International Lacrosse saw two big events, the European women’s championship (EC15) and the box lacrosse world cup (WILC15). For the latter, I would like to thank the organisers for doing an outstanding piece of work. Watching box Lacrosse live online was even more fun than it was educating, in particular some of the commentary gave some very valuable insights. I won’t add to the views on the WILC15 other than that I will most certainly be very keen to watch as many games as I can of WILC19. And of course, just how good was that final.
The EC15 saw England retain their title. It also saw the first European appearance of the Israeli women’s team. This tournament is important, not only because it makes the European champion but its timing and format represent recent change in the European game. Historically, men’s and women’s championships were in the same year and venue. This was changed by the ELF to account for the size of the task, which made it increasingly difficult to find effective venues, and to give both men’s and women’s a year’s worth gap between world and European competitions. Seeing the EC15 run smoothly, if only online and nowhere enough, was great. The high level games were very much fun to watch, although I personally enjoyed close games between newer countries a lot more.
Whatever those teams may be missing, they bring a passion and commitment to every moment of the game they play which made it so much fun to watch.
The next international gig to watch are the men’s Lacrosse European Championships in Hungary next summer. Anyone’s favourite are England who have changed their approach after Denver. A new head coach runs a wider roster and the demands on England players have increased. The team gets together very frequently and trains in some very nice facilities in Manchester. Out of the teams that could compete with England on paper, Israel and Ireland seem like good teams to pick.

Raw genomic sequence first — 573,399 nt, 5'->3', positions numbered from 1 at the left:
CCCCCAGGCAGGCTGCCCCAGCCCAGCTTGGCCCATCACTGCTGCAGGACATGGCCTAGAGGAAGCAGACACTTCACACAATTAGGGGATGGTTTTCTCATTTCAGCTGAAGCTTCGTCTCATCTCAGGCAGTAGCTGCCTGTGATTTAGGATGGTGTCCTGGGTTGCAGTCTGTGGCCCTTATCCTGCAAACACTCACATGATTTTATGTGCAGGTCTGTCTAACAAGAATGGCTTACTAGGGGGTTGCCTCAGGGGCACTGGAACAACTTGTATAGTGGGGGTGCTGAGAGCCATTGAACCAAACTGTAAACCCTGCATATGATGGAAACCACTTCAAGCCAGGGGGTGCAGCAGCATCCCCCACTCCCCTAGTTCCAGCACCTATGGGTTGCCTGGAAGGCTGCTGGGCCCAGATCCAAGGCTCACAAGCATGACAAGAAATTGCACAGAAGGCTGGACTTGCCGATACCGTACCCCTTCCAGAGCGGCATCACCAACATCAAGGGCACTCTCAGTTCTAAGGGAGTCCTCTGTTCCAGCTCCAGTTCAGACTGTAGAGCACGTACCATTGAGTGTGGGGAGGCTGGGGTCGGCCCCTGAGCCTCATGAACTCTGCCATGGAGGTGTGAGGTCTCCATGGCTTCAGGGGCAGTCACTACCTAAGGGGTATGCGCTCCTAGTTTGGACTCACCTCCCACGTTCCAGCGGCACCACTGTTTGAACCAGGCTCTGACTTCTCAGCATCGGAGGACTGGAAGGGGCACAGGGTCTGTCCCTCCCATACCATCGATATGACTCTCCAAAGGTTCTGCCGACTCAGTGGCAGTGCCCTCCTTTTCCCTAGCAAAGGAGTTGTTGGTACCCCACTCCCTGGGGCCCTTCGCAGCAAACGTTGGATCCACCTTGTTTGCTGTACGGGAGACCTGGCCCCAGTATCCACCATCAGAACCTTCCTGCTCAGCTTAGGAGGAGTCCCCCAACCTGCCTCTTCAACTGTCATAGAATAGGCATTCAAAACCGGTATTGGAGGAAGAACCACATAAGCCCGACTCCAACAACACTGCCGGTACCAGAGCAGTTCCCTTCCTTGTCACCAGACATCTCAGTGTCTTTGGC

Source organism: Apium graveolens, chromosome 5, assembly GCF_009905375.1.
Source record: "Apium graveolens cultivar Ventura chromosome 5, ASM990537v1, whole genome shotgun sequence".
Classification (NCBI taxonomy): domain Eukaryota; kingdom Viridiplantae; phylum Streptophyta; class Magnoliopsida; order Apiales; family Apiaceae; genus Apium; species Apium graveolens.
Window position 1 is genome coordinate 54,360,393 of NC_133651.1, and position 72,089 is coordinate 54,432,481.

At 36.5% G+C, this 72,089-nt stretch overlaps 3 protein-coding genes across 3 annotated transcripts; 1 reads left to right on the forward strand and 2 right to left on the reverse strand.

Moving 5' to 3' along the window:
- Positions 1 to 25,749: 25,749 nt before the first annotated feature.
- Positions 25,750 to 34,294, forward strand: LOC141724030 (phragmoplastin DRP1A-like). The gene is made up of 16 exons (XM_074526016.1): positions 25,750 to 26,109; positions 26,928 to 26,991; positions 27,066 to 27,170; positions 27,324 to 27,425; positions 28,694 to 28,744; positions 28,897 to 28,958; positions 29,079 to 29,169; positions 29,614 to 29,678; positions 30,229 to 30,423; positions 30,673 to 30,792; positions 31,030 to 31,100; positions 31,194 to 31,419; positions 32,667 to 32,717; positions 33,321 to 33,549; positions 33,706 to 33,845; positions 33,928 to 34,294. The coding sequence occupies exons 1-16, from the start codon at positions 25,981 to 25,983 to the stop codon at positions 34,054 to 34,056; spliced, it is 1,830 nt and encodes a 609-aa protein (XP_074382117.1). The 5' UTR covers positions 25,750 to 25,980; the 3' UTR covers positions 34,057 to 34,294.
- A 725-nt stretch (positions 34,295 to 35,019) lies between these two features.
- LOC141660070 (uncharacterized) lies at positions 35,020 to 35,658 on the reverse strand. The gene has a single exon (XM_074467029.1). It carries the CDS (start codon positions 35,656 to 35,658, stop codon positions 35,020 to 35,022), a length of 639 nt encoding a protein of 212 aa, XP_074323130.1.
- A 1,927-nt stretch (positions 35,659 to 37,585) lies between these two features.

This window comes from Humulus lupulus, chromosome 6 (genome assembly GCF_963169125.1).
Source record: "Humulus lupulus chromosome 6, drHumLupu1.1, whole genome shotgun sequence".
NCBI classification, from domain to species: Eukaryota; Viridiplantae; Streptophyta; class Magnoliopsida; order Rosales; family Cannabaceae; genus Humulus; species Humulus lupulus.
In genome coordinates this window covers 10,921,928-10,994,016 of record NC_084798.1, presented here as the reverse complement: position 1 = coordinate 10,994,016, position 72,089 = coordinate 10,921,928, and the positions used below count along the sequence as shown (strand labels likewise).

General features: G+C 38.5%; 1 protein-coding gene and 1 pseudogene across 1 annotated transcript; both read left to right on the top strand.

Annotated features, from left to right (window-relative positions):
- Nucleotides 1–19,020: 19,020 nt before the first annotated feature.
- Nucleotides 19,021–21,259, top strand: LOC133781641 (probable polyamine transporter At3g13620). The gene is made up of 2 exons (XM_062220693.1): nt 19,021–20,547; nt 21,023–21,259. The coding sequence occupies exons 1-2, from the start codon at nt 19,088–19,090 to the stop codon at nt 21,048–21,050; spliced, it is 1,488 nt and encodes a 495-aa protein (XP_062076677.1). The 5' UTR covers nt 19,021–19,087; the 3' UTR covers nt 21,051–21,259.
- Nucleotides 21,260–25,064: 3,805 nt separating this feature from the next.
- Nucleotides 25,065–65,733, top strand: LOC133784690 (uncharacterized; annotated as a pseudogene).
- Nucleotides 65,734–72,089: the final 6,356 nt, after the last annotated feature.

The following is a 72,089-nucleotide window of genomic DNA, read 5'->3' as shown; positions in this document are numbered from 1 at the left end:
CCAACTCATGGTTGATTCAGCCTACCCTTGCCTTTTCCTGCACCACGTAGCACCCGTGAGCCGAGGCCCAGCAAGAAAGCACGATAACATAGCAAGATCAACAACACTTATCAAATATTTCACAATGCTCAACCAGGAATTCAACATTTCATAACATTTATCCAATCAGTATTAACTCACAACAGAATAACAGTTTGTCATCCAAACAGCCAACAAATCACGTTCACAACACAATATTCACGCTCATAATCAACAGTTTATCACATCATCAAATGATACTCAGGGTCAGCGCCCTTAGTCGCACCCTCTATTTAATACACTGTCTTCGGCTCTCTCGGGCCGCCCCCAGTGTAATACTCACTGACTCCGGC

Israel pushed England very hard in Denver and will be hungry for more. Ireland’s new head coach Chris Arnold has a wealth of experience in international Lacrosse and is not known for running push over teams either. The event itself will be run by recently established Hungary Lacrosse and Laxallstars recently reported on the groups. So, without having done anywhere here some sort of forecast I will be wrong with from my end.
– England will be in the final: They had a short trial period followed by a very intense and ongoing training cycle. Some southern English players made it and if their improvement is anything to go by, those sessions are effective.
– Germany have new coaching and management staff and field a 100% residents roster. Germany will be in the semi-final, at least.
– Ireland have a very effective coach in Chris Arnold from Texas who has a record of building teams playing very effective Lacrosse. They beat Germany in Amsterdam and might well be in a position to repeat their placement from 2012. Ireland will make the semi-final at least.
– Israel will bring a team with players dedicated enough to go to trials on new year’s eve and new year’s day. The experience level and talent in this squad showed when they just missed the Blue Group. Israel will make the semi-final, at least.
Then there is a range of teams with every capacity to truly upset thing. These would include:
– Sweden, top four side from 2012. It’s most certainly uncertain where they would be in the top eight teams.
– Latvia, whose toughness is only matched by their record with the penalty box. Were they play with less minutes man down, they could be a handful.
– Czech Republic, a top team with arguably one of the highest expected average stick skill levels in the tournament. Can they translate their box lax prowess into a solid field score?
– Wales, they have a range of players competing in English top level competitions so their players will see the most high level Lacrosse, like Scotland and only outranked by England.
Another thing to look at, is the things to look forward to:
– Passion, plenty of it, in every game. Every single player at this tournament sacrifices so much for representing their countries. That will show in the games, whether it’s the title or a placement game.
– Improvement: Watch the unranked teams early and late in the tournament and see just how much playing decent competition helps the teams.
– Close games: Assuming past trends continue, the margins for error between most of the eight top sides will be tiny. That will give us some lovely close games.
In the next edition of London Calling, you will get more insight into what it’s like to run a newly established women’s team, some updates on the various title races, and some other bits.